How to save the Humota

Humboldt residents search for a way to keep the local movie house from closing

-Messenger photo by Joe Sutter
Jeff Pingel addresses a packed Humboldt City Council chambers Thursday night as at least 33 people gathered to discuss how to save the Humota Theater in town from closing on Sept. 1.

HUMBOLDT — The Humota Theatre in downtown Humboldt, in business since 1928, will show its last film Sept. 1 this year unless the people of the town find a way to keep it open.

With the amount of enthusiasm and support shown by the citizens at a meeting Thursday night, there’s a good chance the theater will be saved.

More than 30 people packed the city council chambers to meet with Travis Goedken, Humboldt City administrator, and Jeff Pingel, who helped create the nonprofit HERO that reopened the Webster City theater.

They talked about how to keep the movies rolling.

“I have talked to oodles of people that are passionate to keep this theater going,” said Paul Origer, who attended the meeting. “I know a lot of people wanted to be here but couldn’t. … I guarantee there will be other people that are going to come.”

-Messenger photo by Joe Sutter
Humboldt City Manager Travis Goedkin and Humota co-manager Sarah Vanord speak with a supporter about keeping the theater running. A meeting was held Thursday night to gauge community interest in possibly creating a nonprofit organization to keep it open in Humboldt.

Thursday was the first meeting of many, Goedken said.

“I can assure you we will not walk out of this room tonight with a plan,” Goedken said. “There is a lot we have to talk about. We need to look at a couple different figures, and take a look at a couple different options.”

R.L. Fridley Inc. owns the theater, and has announced its intention to close, but has offered to donate the building for free to the city or a community group.

Keeping the theater open will take a lot of people’s participation. Goedken asked attendees to leave their contact information if they would be willing to serve on committees, or help in any other way.

One of the first steps for the group will be to form a 501(c)3 nonprofit, so it can take donations, Pingel said. This takes some time and money to set up, but is pretty straightforward after that.

“Once it’s rolling it will take care of itself,” said Andy Milam, who manages a nonprofit himself as marketing and PR coordinator for the Grotto of the Redemption in West Bend. “I think that model is probably the way to go.”

Before it’s set up, it’s possible another nonprofit could start taking donations for the theater and act as a pass-through.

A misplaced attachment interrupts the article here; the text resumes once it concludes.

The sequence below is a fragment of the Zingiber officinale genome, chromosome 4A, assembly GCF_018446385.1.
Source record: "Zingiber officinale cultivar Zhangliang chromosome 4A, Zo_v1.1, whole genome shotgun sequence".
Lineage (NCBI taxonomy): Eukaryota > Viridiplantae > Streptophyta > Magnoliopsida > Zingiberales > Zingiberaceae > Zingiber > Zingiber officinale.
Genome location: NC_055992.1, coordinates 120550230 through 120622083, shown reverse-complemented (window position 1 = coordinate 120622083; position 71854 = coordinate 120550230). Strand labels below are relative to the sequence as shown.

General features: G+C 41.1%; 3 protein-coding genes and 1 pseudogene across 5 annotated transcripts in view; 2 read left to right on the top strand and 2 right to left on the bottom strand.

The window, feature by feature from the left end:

The Friends of the Park organization has served such a role in the past, Goedken said, and he will check today to see if it would support the theater’s fundraising.

“We have a ton of people who already want to fundraise, but we can’t yet because we’re still Fridley-owned,” said theater Co-manager Sarah Vanord.

The funds will be important. The HVAC system needs to be replaced, Goedken said, and there are issues with the roof. The seats are also in need of replacement.

“I view this as something we as a community can achieve. I don’t have that number locked in yet,” Goedken said. “Knowing the immediate short-term repairs that are needed, I’d say $50,000 to $60,000 come Sept. 1. If we’re close to that, I think we can pull this off.”

Fridley also has said it’s willing to work with them, Goedken said. It won’t shut the doors the day of the deadline as long as there is a plan in place, and the community has taken the needed actions to keep the theater operating.

The building will be donated, but the city is still negotiating on the cost of the equipment inside, he said.

“The equipment is very expensive. We are negotiating; it is a heavily discounted rate, I can tell you that,” he said. “We have the ability to show 3D movies; it is full digital projection. They just reinvested in the equipment.”

“Our projector is only four years old, and it was $500,000 just for the projector,” Vanord said.

Goedken and Pingel said there are multiple models of running a community movie theater, from having it be mostly volunteers to having the nonprofit group hire all the workers, like Webster City does.

Goedken said he’ll also look into what it would take for the city to re-sell the property to a private investor.

“We learned a lot of information driving around Iowa,” Pingel said. “We can share what we learned and save you the trip.”

Jessica Kunz thought the nonprofit idea would work well for her town.

“I’m going to want to be on the committee, because my kids love to go to the movies,” Kunz said. “We go to the movies a lot. We already lost the roller skating rink. We need this in our town.”

Origer agreed.

“It’s just somewhere in the community you can go and do something as a family,” he said. “It’s another thing in the community you hate to lose. You slowly start losing your activities, then people start going out of town.

“Our kids need a place to go. My daughter to day went to the free movie. It’s better than sitting at home on an iPad.”


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